he startlingly youthful duo (34 and 30, respectively) shared the 1957 Physics Nobel Prize for proposing that the once sacrosanct law of parity conservation doesn't apply to weak nuclear reactions. Their revolutionary theory forced the scientific world to rethink the principles thought to unify the physical universe, earning a place for Asians at the most rarified levels of conceptual thought.
Chen Ning Yang's longtime focus on statistical mechanics and symmetry principles were key to the NObel-Prize work. He was a physics professor at the Princeton Institute for Advanced Study until 1966, then directed the Institute of Theoretical Physics at SUNY Stony Brook until 1999. Since 1993 he has divided his time between the U.S. and Hong Kong where he is director of mathematics at the Chinese University.
Yang was born September 22, 1922 in China's Anwhei Province. His father was a math professor. Yang is a hard worker of modest habits who has published a long list of scientific papers.
Noted for the originality, versatility and elegance of his mind, theoretical physicist T D Lee became the second youngest scientist ever to win a Nobel Prize. Lee was barely 31 when he and onetime mentor C N Yang accepted the physics prize for their work in showing that the theta-meson and tau-meson — elementary particles that exhibit opposite parity in decay mode — are in fact the same particle (now called the K-meson), leading to the conclusion that the principle of parity conservation is violated at least in weak interactions. More recently T D Lee has contributed to the understanding of violations of time-reversal invariance in certain weak interactions.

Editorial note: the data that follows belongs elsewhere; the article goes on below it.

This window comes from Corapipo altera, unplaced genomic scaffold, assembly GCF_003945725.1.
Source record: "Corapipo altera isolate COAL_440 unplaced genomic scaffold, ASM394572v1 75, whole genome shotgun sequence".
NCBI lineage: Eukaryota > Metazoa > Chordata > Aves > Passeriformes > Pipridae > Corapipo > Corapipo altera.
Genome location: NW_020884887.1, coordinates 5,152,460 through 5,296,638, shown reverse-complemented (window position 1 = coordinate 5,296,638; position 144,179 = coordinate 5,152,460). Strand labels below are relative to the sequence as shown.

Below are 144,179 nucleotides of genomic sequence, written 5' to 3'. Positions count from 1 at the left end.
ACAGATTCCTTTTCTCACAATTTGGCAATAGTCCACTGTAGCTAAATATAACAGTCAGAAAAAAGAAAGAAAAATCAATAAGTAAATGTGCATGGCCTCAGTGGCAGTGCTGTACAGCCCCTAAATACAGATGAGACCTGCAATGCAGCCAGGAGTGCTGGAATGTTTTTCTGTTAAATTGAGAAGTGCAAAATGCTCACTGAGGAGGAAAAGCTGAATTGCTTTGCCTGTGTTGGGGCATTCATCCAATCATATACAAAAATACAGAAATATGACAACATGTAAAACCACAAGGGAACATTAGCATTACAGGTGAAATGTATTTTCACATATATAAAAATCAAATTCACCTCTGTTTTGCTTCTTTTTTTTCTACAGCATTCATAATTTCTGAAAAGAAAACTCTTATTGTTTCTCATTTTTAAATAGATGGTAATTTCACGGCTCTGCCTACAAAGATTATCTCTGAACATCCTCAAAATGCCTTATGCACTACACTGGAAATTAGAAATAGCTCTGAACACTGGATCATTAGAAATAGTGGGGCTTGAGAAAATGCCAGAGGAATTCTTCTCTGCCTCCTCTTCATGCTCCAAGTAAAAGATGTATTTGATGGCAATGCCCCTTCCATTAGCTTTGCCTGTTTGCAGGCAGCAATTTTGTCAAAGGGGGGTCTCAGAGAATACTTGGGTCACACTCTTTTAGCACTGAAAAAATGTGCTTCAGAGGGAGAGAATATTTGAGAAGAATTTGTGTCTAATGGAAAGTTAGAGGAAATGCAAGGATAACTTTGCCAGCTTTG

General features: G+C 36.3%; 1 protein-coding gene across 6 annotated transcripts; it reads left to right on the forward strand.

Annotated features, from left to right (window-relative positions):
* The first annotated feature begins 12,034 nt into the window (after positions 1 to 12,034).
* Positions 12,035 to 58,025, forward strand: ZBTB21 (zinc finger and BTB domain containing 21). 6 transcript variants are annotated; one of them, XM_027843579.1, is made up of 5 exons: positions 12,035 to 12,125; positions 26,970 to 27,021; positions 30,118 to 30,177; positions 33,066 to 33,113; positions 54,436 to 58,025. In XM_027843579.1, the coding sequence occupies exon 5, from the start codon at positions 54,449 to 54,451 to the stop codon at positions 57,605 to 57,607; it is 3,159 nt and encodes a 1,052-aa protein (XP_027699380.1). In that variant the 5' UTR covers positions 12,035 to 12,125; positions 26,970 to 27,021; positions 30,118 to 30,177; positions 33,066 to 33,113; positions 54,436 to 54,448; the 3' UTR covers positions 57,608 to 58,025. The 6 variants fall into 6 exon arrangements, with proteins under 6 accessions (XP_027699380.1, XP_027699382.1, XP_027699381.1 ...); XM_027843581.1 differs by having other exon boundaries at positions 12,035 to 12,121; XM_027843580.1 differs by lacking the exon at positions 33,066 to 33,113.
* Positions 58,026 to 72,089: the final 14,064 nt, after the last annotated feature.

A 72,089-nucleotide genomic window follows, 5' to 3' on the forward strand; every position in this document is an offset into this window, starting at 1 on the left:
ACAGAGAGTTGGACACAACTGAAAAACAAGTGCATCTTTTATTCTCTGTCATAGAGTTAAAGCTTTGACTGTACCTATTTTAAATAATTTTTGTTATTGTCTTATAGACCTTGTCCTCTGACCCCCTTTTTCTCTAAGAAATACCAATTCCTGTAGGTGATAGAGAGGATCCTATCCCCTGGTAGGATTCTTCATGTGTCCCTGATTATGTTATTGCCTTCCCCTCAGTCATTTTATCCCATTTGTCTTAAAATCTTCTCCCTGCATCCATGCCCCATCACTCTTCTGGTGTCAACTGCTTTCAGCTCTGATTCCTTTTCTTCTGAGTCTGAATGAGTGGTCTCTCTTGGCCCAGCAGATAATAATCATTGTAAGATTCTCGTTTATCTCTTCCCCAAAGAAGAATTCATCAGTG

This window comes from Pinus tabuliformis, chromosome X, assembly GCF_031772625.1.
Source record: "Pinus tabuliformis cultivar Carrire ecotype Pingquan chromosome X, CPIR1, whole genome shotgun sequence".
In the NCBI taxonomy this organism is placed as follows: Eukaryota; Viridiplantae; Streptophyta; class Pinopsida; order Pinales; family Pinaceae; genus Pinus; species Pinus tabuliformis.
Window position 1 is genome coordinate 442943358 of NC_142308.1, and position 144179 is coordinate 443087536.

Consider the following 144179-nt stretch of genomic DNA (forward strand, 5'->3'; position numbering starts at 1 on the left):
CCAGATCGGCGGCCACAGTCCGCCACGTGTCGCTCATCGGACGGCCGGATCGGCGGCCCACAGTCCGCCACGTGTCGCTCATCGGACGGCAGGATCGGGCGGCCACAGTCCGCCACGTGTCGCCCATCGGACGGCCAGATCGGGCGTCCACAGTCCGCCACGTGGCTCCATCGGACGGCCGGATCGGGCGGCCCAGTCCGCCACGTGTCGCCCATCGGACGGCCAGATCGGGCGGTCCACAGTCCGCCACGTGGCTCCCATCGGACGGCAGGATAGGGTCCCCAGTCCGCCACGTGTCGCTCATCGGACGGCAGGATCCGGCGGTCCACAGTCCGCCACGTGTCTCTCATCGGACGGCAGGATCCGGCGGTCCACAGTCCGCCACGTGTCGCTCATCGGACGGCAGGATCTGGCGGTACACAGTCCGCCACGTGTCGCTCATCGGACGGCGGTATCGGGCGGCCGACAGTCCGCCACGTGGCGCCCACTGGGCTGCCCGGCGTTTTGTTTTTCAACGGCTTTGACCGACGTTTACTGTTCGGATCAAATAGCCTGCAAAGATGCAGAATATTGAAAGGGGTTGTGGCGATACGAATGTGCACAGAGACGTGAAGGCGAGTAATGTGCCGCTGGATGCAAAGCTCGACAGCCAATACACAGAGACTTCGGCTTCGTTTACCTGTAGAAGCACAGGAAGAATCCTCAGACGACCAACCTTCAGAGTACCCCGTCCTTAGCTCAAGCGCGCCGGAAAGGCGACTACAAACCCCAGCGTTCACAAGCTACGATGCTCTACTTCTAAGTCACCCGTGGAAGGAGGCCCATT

Lee was born November 24, 1926 in Shanghai, China. At the age of 29 he became the youngest member of Columbia University's faculty.